Prisoners Are Finding Purpose–and Rehabilitation–By Caring for Lambs for Drought-Stricken Farmers

Photo by Cooma Correctional Service

Drought-stricken farmers in Australian are receiving some greatly-needed assistance thanks to a bewe-tiful new form of prisoner rehabilitation.

Inmates at the Cooma Correctional Center in the Snowy Monaro region of New South Wales have been caring for newborn lambs as a means of helping local farmers during the dry season, according to ABC News.

Farmers who may need a hand with their baby livestock can contact the prison and arrange for their lambs to stay at the facility. Once the lambs are dropped off at the prison’s indoor livestock pen, the inmates can then provide round-the-clock care for the duration of the lambs’ eight-week adolescence.

Not only does the program help support struggling local farmers, it is also a therapeutic method for teaching valuable job skills and agriculture training to the inmates.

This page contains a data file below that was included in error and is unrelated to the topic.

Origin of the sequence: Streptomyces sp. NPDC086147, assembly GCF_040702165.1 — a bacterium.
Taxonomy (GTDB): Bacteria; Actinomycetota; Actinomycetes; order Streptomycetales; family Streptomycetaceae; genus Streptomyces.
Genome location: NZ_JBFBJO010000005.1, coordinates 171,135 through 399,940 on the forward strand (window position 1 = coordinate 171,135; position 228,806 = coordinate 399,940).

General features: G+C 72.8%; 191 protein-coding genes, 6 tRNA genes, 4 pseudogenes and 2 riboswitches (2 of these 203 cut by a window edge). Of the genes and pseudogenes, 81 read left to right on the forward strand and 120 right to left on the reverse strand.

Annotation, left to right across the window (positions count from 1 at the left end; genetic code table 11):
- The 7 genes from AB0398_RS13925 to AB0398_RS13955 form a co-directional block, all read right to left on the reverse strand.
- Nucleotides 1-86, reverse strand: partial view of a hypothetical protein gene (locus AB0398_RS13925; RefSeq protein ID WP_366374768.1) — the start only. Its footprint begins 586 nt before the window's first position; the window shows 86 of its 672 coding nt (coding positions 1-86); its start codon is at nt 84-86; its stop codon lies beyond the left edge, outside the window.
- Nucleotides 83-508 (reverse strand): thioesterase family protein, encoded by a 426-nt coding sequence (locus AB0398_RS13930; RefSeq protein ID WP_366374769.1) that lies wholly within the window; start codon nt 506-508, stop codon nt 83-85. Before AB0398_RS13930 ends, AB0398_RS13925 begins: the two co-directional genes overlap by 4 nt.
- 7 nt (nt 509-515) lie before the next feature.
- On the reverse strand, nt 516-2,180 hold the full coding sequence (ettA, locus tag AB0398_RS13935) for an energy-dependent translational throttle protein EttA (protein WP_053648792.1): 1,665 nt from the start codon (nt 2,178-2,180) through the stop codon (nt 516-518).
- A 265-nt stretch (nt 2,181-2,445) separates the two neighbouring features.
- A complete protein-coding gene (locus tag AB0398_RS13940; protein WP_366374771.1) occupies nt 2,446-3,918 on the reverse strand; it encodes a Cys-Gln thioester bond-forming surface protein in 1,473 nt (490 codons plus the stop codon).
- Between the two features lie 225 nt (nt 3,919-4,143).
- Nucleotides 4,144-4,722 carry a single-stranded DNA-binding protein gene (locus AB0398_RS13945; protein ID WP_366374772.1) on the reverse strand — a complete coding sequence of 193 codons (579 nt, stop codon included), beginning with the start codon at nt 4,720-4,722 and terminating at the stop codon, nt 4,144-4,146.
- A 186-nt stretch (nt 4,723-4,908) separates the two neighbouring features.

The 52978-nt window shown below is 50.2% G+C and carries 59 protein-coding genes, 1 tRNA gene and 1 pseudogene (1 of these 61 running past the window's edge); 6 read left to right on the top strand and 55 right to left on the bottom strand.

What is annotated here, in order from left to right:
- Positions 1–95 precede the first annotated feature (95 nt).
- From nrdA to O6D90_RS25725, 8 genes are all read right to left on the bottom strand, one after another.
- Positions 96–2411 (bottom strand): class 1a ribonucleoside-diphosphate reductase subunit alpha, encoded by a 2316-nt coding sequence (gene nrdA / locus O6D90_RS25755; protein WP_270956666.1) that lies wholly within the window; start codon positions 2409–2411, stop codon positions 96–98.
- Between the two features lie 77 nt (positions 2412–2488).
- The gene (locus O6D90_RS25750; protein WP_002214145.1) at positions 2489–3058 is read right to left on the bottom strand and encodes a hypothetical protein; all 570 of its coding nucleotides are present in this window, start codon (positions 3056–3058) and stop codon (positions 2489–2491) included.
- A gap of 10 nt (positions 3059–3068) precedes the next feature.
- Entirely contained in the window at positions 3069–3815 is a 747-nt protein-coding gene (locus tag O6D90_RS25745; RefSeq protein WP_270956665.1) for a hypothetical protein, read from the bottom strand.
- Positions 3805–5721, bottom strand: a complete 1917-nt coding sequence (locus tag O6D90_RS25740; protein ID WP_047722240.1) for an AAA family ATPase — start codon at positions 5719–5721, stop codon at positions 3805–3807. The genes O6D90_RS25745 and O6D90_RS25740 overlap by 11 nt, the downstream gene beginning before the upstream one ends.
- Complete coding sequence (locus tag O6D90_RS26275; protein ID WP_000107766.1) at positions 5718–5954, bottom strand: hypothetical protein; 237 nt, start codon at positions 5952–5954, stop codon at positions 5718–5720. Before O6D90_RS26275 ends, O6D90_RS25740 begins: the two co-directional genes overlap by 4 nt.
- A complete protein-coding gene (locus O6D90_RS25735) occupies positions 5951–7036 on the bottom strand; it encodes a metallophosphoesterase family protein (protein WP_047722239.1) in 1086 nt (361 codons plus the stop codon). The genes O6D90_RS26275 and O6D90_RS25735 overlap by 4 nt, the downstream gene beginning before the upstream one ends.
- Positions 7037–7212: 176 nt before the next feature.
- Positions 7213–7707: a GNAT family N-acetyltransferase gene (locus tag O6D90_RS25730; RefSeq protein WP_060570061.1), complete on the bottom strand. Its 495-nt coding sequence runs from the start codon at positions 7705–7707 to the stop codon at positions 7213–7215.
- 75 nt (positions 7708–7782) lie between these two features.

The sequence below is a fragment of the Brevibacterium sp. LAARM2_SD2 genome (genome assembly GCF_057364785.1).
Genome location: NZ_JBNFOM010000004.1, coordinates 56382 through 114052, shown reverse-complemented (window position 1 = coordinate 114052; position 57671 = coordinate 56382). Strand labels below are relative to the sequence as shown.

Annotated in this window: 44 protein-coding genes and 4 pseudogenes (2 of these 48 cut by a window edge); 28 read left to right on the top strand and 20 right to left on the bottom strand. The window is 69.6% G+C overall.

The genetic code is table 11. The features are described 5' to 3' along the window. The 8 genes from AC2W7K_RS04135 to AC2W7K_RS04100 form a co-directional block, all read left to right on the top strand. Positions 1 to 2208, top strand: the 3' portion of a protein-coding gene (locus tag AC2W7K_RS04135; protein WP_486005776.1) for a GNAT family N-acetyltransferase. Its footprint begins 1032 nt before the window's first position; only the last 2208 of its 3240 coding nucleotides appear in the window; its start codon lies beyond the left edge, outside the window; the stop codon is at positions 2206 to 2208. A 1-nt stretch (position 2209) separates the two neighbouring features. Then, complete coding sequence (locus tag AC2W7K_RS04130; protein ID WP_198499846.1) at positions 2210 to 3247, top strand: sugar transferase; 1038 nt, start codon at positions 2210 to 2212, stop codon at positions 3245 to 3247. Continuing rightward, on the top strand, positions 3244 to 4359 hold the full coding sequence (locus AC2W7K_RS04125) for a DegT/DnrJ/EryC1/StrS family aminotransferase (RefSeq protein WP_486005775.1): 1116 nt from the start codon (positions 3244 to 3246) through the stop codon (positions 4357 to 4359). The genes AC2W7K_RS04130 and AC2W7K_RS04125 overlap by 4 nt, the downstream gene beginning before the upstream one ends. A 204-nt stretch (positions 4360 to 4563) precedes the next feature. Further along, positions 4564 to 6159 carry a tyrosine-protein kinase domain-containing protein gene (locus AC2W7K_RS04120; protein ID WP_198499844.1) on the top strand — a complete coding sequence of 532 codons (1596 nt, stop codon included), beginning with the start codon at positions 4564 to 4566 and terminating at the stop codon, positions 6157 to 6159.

“It’s made me a bit more kind-hearted and gentle,” one of the prisoners told ABC News. “Who doesn’t love a baby lamb? I just love them.”

Since the program has grown more and more successful, the inmates and correctional officers are currently building additional pens to accommodate the increasing amount of resident lambs. Additionally, community members have been donating blankets, feeding bottles, and lamb food to help care for the critters.

Photo by Cooma Correctional Service

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